more...
No comment yet.
Rescooped by Jean-Michel Ané from Plant roots and rhizosphere
Scoop.it!

Simultaneously maximizing root/mycorrhizal growth and phosphorus uptake by cotton plants by optimizing water and phosphorus management 

Simultaneously maximizing root/mycorrhizal growth and phosphorus uptake by cotton plants by optimizing water and phosphorus management  | Plant-Microbe Symbiosis | Scoop.it
Background

There are two plant phosphorus (P)-uptake pathways, namely the direct P uptake by roots and the indirect P uptake through arbuscular mycorrhizal fungi (AMF). Maximizing the efficiency of root and AMF processes associated with P acquisition by adjusting soil conditions is important for simultaneously ensuring high yields and the efficient use of available P.
Results

A root box experiment was conducted in 2015 and 2016. The aim was to investigate the effects of different P and soil water conditions on root/mycorrhizal growth and P uptake by cotton plants. Hyphal growth was induced in well-watered soil, but decreased with increasing P concentrations. Additionally, P fertilizers regulated root length only under well-watered conditions, with the longest roots observed in response to 0.2 g P2O5 kg− 1. In contrast, root elongation was essentially unaffected by P fertilizers under drought conditions. And soil water in general had more significant effects on root and hyphal growth than phosphorus levels. In well-watered soil, the application of P significantly increased the cotton plant P uptake, but there were no differences between the effects of 0.2 and 1 g P2O5 kg− 1. So optimizing phosphorus inputs and soil water can increase cotton growth and phosphorus uptake by maximizing the efficiency of phosphorus acquisition by roots/mycorrhizae.
Conclusions

Soil water and P contents of 19–24% and 20–25 mg kg− 1, respectively, simultaneously maximized root/mycorrhizal growth and P uptake by cotton plants.

Via Christophe Jacquet
more...
No comment yet.
Scooped by Jean-Michel Ané
Scoop.it!

FlowPot axenic plant growth system for microbiota research

The presence of resident microbiota on and inside plants is hypothesized to influence many phenotypic attributes of the host. Likewise, host factors and microbe-microbe interactions are believed to influence microbial community assembly. Rigorous testing of these hypotheses necessitates the ability to grow plants in the absence or presence of resident or defined microbiota. To enable such experiments, we developed the scalable and inexpensive FlowPot growth platform. FlowPots have a sterile peat substrate amenable to colonization by microbiota, and the platform supports growth of the model plant Arabidopsis thaliana in the absence or presence of soil-derived microbial communities. Mechanically, the FlowPot system is unique in that it allows for total-saturation of the sterile substrate by flushing with water and/or nutrient solution via an irrigation port. The irrigation port also facilitates passive drainage of the substrate, preventing root anoxia. Materials to construct an individual FlowPot total ~$2. A simple experiment with 12 FlowPots requires ~4.5 h of labor following peat and seed sterilization. Plants are grown on FlowPots within a standard tissue culture microbox after inoculation, thus the Flowpot system is modular and does not require a sterile growth chamber. Here, we provide a detailed assembly and microbiota inoculation protocol for the FlowPot system. Collectively, this standardized suite of tools and colonization protocols empowers the plant microbiome research community to conduct harmonized experiments to elucidate the rules microbial community assembly, the impact of microbiota on host phenotypes, and mechanisms by which host factors influence the structure and function of plant microbiota.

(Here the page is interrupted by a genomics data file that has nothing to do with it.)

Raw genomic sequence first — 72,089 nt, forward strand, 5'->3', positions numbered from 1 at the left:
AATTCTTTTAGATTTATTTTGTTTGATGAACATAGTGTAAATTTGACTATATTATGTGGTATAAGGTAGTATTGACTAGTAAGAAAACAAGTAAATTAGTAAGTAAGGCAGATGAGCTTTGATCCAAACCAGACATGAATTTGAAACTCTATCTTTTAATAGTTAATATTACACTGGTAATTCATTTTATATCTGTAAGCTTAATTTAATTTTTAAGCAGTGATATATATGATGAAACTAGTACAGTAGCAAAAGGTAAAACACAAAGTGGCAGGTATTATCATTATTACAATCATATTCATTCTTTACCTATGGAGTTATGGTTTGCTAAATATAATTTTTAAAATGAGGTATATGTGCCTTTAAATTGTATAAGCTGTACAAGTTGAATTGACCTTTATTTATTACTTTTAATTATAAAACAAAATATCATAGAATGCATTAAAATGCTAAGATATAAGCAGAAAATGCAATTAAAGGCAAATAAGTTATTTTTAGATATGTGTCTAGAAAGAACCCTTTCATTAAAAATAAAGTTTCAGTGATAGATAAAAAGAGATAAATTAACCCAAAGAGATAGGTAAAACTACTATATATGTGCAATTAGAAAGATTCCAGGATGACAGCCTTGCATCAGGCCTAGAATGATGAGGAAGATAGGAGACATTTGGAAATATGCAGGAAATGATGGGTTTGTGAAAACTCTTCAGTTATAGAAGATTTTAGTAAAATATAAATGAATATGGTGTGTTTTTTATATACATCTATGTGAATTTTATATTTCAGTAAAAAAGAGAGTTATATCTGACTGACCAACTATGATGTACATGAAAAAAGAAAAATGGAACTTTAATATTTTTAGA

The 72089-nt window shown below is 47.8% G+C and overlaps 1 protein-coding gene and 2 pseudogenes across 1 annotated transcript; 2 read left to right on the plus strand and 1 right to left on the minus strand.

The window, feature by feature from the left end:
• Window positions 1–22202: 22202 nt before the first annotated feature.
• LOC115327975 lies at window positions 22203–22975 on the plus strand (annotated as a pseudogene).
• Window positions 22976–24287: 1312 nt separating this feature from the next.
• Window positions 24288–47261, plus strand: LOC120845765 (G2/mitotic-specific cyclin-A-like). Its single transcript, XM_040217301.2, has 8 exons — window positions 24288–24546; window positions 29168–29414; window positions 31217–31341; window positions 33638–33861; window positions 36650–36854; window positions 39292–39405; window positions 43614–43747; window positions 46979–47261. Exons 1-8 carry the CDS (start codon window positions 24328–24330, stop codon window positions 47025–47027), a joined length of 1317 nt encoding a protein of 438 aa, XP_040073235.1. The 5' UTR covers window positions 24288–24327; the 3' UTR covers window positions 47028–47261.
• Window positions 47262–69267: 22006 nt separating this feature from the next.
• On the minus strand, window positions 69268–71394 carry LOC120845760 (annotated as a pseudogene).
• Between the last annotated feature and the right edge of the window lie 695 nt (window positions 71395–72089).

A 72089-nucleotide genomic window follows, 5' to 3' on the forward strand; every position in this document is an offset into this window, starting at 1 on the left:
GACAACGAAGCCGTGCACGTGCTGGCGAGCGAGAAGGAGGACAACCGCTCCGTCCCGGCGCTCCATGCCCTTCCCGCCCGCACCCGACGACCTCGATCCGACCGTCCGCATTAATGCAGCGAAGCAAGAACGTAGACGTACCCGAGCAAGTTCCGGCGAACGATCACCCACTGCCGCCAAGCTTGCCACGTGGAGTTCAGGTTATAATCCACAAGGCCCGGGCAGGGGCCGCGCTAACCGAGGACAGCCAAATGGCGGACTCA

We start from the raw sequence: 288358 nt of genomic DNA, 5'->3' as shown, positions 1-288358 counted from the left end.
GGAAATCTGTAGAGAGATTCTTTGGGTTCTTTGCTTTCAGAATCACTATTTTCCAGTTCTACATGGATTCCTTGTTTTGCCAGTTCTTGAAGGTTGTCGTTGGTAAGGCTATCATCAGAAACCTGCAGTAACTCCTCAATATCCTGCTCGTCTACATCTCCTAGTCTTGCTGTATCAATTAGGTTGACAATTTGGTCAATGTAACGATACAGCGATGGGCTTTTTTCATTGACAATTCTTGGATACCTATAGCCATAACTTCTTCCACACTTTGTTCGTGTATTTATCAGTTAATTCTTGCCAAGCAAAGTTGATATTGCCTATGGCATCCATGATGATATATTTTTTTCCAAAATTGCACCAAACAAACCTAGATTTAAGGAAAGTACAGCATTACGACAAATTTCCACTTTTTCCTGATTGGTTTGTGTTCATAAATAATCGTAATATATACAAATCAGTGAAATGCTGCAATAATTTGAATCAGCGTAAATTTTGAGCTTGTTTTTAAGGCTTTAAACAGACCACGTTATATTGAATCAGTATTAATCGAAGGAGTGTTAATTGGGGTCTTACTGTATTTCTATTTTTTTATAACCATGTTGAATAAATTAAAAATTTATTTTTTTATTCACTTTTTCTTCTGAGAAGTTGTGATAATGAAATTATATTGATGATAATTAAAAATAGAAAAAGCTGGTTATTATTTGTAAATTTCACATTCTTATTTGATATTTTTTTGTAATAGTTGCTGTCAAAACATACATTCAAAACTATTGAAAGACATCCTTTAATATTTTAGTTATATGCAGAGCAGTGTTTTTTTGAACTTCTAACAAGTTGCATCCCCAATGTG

more...
No comment yet.
Scooped by Jean-Michel Ané
Scoop.it!

Legumes—The art and science of environmentally sustainable agriculture

Symbiotic nitrogen fixation, which is carried out by the legume‐rhizobia partnership, is a major source of nitrogen acquisition in natural ecosystems and in agriculture. The benefits to the plant gained through the rhizobial‐legume symbiosis can be further enhanced by associations of the legume with arbuscular mycorrhiza. The progressive engagement of the legume host with the rhizobial bacteria and mycorrhizal fungi requires an extensive exchange of signalling molecules. These signals alter the transcriptional profiles of the partners, guiding and enabling extensive microbial and fungal proliferation in the roots. Such interactions and associations are greatly influenced by environmental stresses, which also severely limit the productivity of legume crops. Part II of the Special Issue on Legumes provides new insights into the mechanisms that underpin sustainable symbiotic partnerships, as well as the effects of abiotic stresses, such as drought, waterlogging, and salinity on legume biology. The requirement for germplasm and new breeding methods is discussed as well as the future of legume production in the face of climate change.

more...
No comment yet.
Scooped by Jean-Michel Ané
Scoop.it!